Young blood: an English sergeant rests at a memorial to the Italian soldiers of World War I, Sicily, 1943
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Lambs to the slaughter: In the Wolf’s Mouth by Adam Foulds

An ambitious and wide-ranging novel about allied soldiers in Sicily during the Second World War.

In the Wolf's Mouth
Adam Foulds
Jonathan Cape, 323pp, £16.99

Adam Foulds’s last novel was the Booker-shortlisted The Quickening Maze (2009), a beautifully imagined story based on a real episode in the 1830s, when John Clare and Alfred Tennyson were both resident in the same asylum in Epping Forest. But it’s The Broken Word (2008), his Costa-winning narrative poem about a boy caught up in the brutal British response to the Mau Mau uprising in Kenya, that sets the tone for this new novel. The two books share a fascination with chaos and order, violence and its consequences. They show how easily young men lose their innocence, like snakes slipping from their old skins.

In the Wolf’s Mouth is ambitious and diffuse, its three narratives threading together in short chapters before meeting in Sicily in 1943. The American thread follows Ray Marfione, a young, gentle, film-obsessed Italian-American soldier fighting his way along the North African coast and over to Sicily. The English thread follows the same geographical route with an Oxford graduate named Will Walker, grudgingly assigned to the Field Security Service (“If I may, sir, I was hoping for the Special Operations Executive . . .”) and sent to restore civil authority in the war’s wake.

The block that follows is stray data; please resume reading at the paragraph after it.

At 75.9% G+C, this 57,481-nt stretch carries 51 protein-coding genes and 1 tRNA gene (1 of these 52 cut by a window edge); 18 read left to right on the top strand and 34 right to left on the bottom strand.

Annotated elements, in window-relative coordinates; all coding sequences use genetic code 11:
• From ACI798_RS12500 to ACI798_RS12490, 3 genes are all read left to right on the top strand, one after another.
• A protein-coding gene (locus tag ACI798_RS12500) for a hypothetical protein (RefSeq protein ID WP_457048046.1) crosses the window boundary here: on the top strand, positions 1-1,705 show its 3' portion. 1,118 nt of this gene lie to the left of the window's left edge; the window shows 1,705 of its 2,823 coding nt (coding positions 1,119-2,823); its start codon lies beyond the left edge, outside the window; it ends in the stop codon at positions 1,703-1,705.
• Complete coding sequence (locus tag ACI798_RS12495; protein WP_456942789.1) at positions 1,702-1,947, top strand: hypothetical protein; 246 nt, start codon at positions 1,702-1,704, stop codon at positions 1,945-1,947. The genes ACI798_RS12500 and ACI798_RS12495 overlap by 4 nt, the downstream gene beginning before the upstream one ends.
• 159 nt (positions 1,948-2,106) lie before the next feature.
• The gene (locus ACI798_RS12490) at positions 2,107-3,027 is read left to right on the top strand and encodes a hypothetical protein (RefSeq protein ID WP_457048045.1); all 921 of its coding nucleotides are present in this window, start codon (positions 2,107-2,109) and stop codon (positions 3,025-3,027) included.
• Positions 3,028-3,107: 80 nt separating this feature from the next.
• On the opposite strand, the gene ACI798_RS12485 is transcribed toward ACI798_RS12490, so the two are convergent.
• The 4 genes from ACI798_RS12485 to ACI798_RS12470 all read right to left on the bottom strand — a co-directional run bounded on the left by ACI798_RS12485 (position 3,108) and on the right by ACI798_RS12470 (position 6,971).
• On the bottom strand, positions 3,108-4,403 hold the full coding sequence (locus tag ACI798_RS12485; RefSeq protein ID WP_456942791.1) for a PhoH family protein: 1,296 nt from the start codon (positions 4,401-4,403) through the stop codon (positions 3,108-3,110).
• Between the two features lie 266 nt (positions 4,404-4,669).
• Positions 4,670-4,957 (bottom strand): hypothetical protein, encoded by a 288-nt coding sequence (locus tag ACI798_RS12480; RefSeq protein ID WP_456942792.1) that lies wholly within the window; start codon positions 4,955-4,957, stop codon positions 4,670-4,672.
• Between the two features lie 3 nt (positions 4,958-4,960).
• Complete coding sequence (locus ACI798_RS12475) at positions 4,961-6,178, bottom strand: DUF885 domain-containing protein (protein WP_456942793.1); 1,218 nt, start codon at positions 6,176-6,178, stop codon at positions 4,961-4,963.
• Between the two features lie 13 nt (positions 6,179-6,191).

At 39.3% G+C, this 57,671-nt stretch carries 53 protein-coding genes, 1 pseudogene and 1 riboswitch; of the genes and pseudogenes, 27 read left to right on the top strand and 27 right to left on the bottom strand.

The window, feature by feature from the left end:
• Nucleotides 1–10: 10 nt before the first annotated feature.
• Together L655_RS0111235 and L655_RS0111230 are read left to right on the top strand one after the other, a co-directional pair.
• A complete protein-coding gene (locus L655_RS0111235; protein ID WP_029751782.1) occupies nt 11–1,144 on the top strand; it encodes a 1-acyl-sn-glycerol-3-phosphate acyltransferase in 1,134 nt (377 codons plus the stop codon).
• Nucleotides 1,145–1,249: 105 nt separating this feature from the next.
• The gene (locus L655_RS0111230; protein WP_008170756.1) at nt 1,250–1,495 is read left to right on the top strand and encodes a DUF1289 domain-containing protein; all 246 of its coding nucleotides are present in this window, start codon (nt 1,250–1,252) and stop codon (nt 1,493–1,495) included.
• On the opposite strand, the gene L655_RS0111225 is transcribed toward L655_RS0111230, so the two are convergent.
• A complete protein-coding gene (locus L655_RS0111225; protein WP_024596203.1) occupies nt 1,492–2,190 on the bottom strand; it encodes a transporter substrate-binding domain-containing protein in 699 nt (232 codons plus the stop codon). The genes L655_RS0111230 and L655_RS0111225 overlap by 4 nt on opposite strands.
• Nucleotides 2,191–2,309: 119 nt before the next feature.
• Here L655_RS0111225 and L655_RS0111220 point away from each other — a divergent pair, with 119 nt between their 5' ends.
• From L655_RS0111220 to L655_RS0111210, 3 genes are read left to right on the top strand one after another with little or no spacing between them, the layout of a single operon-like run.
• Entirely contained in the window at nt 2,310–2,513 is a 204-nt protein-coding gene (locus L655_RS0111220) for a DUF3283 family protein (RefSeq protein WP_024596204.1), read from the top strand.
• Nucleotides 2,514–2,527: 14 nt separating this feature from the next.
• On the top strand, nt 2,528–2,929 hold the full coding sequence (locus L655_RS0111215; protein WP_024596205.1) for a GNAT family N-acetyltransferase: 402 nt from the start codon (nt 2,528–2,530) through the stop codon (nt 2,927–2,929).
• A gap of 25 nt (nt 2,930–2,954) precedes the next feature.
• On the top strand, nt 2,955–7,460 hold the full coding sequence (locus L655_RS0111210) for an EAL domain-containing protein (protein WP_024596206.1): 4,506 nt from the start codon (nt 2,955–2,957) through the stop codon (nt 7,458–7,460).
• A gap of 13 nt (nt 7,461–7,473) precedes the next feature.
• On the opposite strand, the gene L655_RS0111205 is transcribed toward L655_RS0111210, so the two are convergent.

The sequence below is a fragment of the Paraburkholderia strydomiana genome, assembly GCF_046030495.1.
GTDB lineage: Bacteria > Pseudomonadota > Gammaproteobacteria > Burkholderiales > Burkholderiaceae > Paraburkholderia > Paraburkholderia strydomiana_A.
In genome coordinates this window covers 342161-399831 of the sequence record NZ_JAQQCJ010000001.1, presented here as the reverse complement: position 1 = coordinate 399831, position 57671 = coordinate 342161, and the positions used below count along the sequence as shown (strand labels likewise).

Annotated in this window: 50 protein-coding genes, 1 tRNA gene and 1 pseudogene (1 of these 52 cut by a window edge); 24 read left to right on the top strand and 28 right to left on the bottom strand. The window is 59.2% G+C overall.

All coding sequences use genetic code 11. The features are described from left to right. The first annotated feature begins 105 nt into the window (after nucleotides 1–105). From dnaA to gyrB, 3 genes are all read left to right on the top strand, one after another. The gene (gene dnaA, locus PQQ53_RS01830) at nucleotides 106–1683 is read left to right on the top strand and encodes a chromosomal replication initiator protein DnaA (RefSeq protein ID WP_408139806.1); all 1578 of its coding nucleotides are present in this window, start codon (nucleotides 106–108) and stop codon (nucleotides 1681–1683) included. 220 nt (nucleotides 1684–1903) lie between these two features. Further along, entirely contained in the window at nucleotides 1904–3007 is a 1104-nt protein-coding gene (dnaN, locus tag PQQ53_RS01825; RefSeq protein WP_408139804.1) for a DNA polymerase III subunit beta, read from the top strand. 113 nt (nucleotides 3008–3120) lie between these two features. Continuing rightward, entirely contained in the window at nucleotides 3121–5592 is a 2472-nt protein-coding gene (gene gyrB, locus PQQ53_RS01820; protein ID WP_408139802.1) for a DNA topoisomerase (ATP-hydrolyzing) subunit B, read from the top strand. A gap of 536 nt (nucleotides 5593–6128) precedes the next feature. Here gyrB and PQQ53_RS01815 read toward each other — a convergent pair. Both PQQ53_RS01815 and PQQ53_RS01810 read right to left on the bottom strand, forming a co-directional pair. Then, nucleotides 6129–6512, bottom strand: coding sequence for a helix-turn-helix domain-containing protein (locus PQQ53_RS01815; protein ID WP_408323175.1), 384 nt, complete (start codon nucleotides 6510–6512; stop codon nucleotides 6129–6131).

The Sicilian story is denser and the historical backdrop less familiar. It begins in 1926 in a rural town where the local Mafioso Cirò Albanense is being squeezed by the Fascist government’s crackdown on organised crime. Albanense escapes to New York, where he progresses from racketeering to importing morphine. Twenty years on, he seizes his chance to return to Sicily, joining the US army under the pretence of helping the troops bring order to the island.

Sicily, with its singing shepherds, has the feel of a classical rural idyll. But the silver-leaved olive trees and warm earth are misleading: the trees get torched and the earth stained with blood. Albanense, returning on the American invasion fleet, has the air of Satan surveying his new kingdom: “He would be part of the new order on the island. Dense smoke, full of the pollution of random burning, rolled back elegantly over the surface of the cold sea. Cirò inhaled.”

Walker, an Arabic scholar in the mould of T E Lawrence, also wants to be part a new order, believing that he can “make elegant and decisive shapes out of the shapelessness” of war. Foulds neatly captures the young Englishman’s mixture of moral seriousness and awful smugness. In North Africa, Will meets Arab royalty and believes he has “won England a part of the world”, writing up his report in what he imagines to be “the best Whitehall style”. In licentious, chaotic Sicily he believes he can sort the Fascists from the non-Fascists and re-establish the rule of law. He is, of course, doomed to fail (bringing to mind other, more recent post-invasion projects). Like Tom, the protagonist of The Broken Word, Will becomes part of the “animal” behaviour he despises, losing his virginity to a prostitute in a rubble-strewn courtyard.